The response has been strong, she says, including from developers who wanted to create versions in different languages. The kit is now available in French, Spanish and Portuguese.

"That's kind of the power of the open-source community, because they can really bring that to the people," she says.

Melody-Anne Arbeau and her mum Valerie (Michael O'Halloran/CBC)
Melody-Anne, 15, has cerebral palsy and lives in Calgary. She uses a computer-generated voice to communicate with her family. 3:16

Canadian funding problems

Nachman's work with Hawking has increased access to technology for people with disabilities, but finding and affording the right technology is still difficult for many people.

In Canada, it's not a level playing field, says Gary Birch, as funding can vary from province to province.

Birch is an electrical engineer and the executive director of the Neil Squire Society, a national not-for-profit whose aim is to empower Canadians with disabilities through the use of technology.

"[People need to] have the funding to go out, and not just get the assistive technology, but get the expert help to trial and utilize the assistive technologies that best work for them."

This is even before the cost of buying the devices, he points out, or the necessary cost of having them tailored to individual needs.

In 1975, when Birch was 17, he was in a car accident that left him a c6 quadriplegic.

"Although I have some use of my arms I really don't have any use of my hands or my fingers," he says, "so I've always had some challenges to interface with technology myself."

Jeff Moulins has cerebral palsy and has tried different types of technologies over the years, but nothing has ever really worked. 4:13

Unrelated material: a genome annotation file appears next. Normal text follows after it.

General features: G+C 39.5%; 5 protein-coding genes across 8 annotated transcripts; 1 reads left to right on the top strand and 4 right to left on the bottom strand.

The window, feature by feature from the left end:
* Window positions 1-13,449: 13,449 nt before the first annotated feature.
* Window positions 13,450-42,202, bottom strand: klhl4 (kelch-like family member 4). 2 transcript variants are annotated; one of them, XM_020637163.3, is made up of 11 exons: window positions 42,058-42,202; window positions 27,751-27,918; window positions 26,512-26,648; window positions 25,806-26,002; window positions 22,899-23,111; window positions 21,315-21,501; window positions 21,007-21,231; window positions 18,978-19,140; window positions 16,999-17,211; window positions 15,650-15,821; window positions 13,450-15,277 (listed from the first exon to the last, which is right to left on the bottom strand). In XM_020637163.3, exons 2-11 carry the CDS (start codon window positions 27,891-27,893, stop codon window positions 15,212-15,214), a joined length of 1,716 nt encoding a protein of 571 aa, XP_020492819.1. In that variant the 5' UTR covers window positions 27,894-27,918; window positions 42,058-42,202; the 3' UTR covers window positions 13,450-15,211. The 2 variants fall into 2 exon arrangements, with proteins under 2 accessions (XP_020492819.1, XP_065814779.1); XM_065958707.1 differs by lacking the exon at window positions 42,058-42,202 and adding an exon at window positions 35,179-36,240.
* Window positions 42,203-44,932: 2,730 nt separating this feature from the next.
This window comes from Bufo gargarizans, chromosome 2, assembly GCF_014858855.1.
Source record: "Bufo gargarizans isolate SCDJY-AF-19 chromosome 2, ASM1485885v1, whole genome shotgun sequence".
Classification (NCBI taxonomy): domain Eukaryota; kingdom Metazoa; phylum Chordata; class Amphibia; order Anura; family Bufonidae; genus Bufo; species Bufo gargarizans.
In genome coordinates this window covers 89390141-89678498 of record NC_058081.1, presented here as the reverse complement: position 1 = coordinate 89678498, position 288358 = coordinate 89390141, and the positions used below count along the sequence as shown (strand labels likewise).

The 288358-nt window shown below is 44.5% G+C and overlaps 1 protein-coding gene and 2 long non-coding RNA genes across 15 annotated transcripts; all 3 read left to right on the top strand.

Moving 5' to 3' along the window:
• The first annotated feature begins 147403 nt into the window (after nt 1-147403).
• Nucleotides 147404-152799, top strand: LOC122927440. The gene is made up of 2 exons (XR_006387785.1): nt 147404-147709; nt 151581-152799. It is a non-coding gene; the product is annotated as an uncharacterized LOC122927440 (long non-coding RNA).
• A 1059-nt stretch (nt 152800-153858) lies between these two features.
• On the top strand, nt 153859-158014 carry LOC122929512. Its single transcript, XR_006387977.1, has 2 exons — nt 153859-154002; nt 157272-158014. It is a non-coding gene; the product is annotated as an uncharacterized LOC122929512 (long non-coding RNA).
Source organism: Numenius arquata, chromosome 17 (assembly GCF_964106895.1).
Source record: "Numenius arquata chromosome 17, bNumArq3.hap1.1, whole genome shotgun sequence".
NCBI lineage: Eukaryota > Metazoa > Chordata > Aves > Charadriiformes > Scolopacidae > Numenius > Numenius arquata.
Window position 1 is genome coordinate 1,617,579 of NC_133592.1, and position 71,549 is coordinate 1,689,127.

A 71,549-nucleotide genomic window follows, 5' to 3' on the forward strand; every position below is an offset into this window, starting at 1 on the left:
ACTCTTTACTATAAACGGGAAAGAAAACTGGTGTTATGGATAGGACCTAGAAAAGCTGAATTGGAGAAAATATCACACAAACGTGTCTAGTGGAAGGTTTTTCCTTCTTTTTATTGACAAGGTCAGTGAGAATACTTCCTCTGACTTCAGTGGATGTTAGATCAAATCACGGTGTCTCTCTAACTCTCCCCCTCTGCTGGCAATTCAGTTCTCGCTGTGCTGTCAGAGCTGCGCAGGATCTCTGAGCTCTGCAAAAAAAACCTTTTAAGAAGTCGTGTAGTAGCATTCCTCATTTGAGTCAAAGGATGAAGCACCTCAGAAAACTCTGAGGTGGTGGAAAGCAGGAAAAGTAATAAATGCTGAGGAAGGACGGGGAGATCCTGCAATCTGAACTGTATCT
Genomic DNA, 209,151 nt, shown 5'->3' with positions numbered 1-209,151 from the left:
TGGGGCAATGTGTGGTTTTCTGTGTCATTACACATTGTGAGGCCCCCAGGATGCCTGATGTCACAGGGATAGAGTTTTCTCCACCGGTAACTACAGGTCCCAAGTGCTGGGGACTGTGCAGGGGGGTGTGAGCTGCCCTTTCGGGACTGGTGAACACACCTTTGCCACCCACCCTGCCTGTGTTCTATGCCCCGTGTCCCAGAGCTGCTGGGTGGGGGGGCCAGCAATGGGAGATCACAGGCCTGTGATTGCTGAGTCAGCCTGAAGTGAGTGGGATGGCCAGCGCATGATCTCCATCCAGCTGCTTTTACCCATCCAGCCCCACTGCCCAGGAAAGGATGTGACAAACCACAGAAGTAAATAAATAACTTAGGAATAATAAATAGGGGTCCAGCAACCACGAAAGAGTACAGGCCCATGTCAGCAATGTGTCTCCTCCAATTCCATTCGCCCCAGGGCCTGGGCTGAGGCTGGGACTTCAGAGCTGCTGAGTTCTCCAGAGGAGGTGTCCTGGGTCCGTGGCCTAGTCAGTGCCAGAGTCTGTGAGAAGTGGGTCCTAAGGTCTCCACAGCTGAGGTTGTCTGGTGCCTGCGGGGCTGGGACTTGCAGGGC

When he began to work in the field of assistive technology in the 1980s, he hoped to create devices that could be directly controlled by brainwaves.

While we're not seeing devices like this in every home just yet, Birch says it's still a dream worth pursuing — if companies can be convinced to invest.

"Typically when you're developing these technologies, the market for a particular solution could be very small — so small it's hard to get the cost down," he says.

It can be frustrating, he says, to see people walking around with smartphones — a very complicated piece of technology that is relatively affordable — while simpler, assistive devices remain prohibitively expensive for people who really need them.

Solving that problem, he says, will introduce people with disabilities to a world of opportunity.  He thinks companies should see it as an investment in people.

"It's not a cost, because what you're doing is you're empowering these individuals to take part in our society, whether it be in the workforce or other ways."

Listen to the full conversation at the top of this page, where you can also share this article across email, Facebook, Twitter and other platforms.


This segment was produced by The Current's Alison Masemann and Jessica Linzey.